http://www.npr.org/t...toryId=16400387

http://www.fastcompa...ad-messiah.html

But I digress . . .
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#13 Brian Dzyak

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Posted 13 February 2008 - 01:04 PM

Well, I did make it clear that I wasn't being judgment about the medium they use. Regardless if its 35mm, HD or DV. I categorized these types of directors as "videographer" because of the lack of knowledge or respect for the craft. Now, 90% of these director shot DV or HDV hence why I chose to use the term 'videographer". Just look at your local spots and you will know what I am talking about.

Now I think a Filmmaker/Cinematographer who shots HD/DV and takes pride in the work they do regardless if its a local spot, wedding, corporate video etc does not fall into a "videographer".



That wasn't much better. You've chosen to use a job title as an generalized insult. "Videographer" is simply a title to describe someone who acquires images with a video camera. No more, no less. You're making a rash generalization that anyone who shoots with a video camera is inherently bad at their job.

Beyond that, correct use of titles is important. A Director is a Director. A Cameraman (DP, Cinematographer, Videographer) is in charge of the camera. If the Director also is the Cameraman, then any critique of his ability needs to be directed toward each specific role. Making a judgment regarding poor directing but aiming such critique at the camera element doesn't make sense and is unfair.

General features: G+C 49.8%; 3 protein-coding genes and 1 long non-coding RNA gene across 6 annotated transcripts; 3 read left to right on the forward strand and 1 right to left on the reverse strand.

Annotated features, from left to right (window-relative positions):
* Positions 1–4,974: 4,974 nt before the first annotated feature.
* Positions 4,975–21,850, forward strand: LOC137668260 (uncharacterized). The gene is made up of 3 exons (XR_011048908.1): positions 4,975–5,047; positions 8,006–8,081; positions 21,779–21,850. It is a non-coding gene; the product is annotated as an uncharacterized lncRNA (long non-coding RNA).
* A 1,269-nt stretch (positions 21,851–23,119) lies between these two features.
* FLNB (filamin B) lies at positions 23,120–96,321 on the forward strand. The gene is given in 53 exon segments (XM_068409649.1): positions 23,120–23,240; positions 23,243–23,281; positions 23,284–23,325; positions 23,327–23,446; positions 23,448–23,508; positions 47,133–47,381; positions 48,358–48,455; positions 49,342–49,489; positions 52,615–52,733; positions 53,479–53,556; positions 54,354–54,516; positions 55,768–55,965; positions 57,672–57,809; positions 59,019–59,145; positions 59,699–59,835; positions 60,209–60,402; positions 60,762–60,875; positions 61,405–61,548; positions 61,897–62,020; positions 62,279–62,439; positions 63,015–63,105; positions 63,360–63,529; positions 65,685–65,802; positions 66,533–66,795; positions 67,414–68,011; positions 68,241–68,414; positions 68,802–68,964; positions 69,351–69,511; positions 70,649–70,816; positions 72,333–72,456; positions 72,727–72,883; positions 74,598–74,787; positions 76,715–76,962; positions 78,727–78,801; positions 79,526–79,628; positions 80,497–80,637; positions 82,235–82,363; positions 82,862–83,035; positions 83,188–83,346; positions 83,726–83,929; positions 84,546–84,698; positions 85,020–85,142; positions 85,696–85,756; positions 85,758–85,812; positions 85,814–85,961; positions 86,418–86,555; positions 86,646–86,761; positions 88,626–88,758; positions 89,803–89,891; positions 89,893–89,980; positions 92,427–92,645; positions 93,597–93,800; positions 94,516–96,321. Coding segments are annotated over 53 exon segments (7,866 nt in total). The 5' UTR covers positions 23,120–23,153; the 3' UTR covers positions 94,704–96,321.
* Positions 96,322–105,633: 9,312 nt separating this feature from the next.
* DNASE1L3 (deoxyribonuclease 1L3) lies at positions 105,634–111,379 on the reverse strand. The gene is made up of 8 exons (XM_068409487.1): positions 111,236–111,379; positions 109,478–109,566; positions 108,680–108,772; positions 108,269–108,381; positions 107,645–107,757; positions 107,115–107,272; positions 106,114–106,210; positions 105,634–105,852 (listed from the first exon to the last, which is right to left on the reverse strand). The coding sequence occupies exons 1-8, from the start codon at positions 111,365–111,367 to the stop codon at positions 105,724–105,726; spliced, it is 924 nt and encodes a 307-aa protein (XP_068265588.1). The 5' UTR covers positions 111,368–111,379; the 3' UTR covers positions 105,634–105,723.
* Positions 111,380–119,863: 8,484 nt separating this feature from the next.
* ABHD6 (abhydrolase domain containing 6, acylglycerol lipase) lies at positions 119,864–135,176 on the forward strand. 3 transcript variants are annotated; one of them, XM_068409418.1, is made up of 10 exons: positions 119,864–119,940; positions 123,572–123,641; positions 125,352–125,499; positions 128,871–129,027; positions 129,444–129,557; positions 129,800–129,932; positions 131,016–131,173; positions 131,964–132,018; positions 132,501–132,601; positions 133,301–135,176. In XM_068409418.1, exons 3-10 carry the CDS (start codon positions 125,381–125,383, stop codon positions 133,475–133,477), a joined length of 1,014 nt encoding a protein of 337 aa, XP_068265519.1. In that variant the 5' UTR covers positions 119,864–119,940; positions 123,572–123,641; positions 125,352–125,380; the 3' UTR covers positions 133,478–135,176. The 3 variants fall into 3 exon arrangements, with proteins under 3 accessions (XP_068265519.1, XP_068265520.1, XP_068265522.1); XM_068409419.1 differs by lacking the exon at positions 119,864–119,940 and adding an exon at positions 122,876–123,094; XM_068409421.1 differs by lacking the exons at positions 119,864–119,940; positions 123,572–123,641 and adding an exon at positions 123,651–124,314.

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#14 Xavier Plaza

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Posted 13 February 2008 - 01:05 PM

A Director is not a technician. He is like the conductor of an orchestra who brings together the crafts, skills, and creativity of all involved artists and technicians so that the final product is produced to its highest potential. That's what he's supposed to be doing anyway, in theory. ;)



I disagree with you, of course the director is not a technician, but he must have a visual sense, that include basics knowledge about what he's doing including camera work... I think the director who have more knowledge in other areas (art, photography, psychology, sociology, make up, special effects, ...), could be extend his vision of like defining and solving the things in scene or out of there...


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#15 Jesus Sifuentes

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Posted 13 February 2008 - 02:03 PM

It doesnt matter what medium the Director is using bro, if they suck, then they suck. I am a DoP and CamOp but only shoot on HD. Does that make me a videographer?

The definition from the extremely accurate Wikipedia:

"Strictly speaking, a videographer is a person who works in the video medium ? recording moving images and sound on tape, disk, other electro-mechanical device, broadcasting live, or even on actual celluloid film in some cases. On a set, he or she is usually responsible for the camera, sound, and lighting. As part of a typical field production crew, videographers usually work underneath a director. However, for smaller productions (e.g. corporate and event videos), a video videographer often works alone or as part of a two or three person team of camera operators and lighting and sound technicians.